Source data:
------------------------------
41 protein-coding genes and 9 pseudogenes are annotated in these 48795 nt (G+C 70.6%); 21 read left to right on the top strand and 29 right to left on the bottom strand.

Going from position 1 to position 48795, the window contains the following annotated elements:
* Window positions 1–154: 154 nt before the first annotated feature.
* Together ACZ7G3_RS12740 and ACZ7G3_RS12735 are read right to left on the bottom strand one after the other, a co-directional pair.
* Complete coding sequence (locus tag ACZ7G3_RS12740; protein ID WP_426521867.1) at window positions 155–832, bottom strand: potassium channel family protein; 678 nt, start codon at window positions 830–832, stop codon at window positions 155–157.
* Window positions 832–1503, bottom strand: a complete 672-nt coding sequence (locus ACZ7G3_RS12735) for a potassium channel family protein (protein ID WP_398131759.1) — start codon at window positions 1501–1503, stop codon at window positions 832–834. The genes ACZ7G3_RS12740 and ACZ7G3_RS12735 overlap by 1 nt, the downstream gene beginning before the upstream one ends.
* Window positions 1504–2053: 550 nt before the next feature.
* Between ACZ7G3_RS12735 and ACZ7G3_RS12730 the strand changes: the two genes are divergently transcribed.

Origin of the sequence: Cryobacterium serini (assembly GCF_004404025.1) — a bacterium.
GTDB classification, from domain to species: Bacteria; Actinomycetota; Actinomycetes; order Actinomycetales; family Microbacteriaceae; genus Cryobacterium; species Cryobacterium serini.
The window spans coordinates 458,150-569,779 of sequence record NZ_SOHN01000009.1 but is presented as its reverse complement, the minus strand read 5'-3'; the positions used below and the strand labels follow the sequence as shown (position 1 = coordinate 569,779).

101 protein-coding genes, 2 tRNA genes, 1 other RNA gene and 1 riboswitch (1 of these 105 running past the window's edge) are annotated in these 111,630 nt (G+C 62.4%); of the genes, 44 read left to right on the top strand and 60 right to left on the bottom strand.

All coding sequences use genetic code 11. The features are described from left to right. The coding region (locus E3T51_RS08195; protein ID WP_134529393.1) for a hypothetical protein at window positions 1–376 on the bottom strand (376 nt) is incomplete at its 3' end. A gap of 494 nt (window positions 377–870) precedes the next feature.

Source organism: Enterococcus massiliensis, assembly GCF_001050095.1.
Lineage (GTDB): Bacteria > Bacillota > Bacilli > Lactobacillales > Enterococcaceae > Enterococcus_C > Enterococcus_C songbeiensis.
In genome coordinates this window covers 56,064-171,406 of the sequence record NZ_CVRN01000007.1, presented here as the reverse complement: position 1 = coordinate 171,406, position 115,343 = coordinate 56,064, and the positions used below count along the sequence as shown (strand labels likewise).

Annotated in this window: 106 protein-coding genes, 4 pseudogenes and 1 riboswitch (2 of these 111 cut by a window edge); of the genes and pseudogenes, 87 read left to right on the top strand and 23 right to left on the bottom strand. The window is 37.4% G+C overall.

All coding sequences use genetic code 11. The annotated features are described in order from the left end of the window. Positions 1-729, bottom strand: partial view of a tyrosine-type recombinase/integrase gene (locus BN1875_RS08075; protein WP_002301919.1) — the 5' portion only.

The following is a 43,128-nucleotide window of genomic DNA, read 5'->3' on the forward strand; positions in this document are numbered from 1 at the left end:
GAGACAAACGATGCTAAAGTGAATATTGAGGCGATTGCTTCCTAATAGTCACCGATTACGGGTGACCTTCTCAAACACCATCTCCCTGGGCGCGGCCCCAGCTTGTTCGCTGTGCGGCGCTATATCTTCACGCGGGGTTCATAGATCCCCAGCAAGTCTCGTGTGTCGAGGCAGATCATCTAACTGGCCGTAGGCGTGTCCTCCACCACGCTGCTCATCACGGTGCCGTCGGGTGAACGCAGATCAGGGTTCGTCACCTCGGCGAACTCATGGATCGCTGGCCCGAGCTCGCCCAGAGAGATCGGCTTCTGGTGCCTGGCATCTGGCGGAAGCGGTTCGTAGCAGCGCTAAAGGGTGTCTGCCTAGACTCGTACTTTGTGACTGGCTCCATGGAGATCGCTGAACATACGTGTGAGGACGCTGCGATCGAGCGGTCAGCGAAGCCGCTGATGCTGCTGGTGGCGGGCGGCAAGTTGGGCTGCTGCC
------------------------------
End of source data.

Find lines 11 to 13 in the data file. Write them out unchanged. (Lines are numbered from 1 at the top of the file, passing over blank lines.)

The window spans coordinates 458,150-569,779 of sequence record NZ_SOHN01000009.1 but is presented as its reverse complement, the minus strand read 5'-3'; the positions used below and the strand labels follow the sequence as shown (position 1 = coordinate 569,779).

101 protein-coding genes, 2 tRNA genes, 1 other RNA gene and 1 riboswitch (1 of these 105 running past the window's edge) are annotated in these 111,630 nt (G+C 62.4%); of the genes, 44 read left to right on the top strand and 60 right to left on the bottom strand.

All coding sequences use genetic code 11. The features are described from left to right. The coding region (locus E3T51_RS08195; protein ID WP_134529393.1) for a hypothetical protein at window positions 1–376 on the bottom strand (376 nt) is incomplete at its 3' end. A gap of 494 nt (window positions 377–870) precedes the next feature.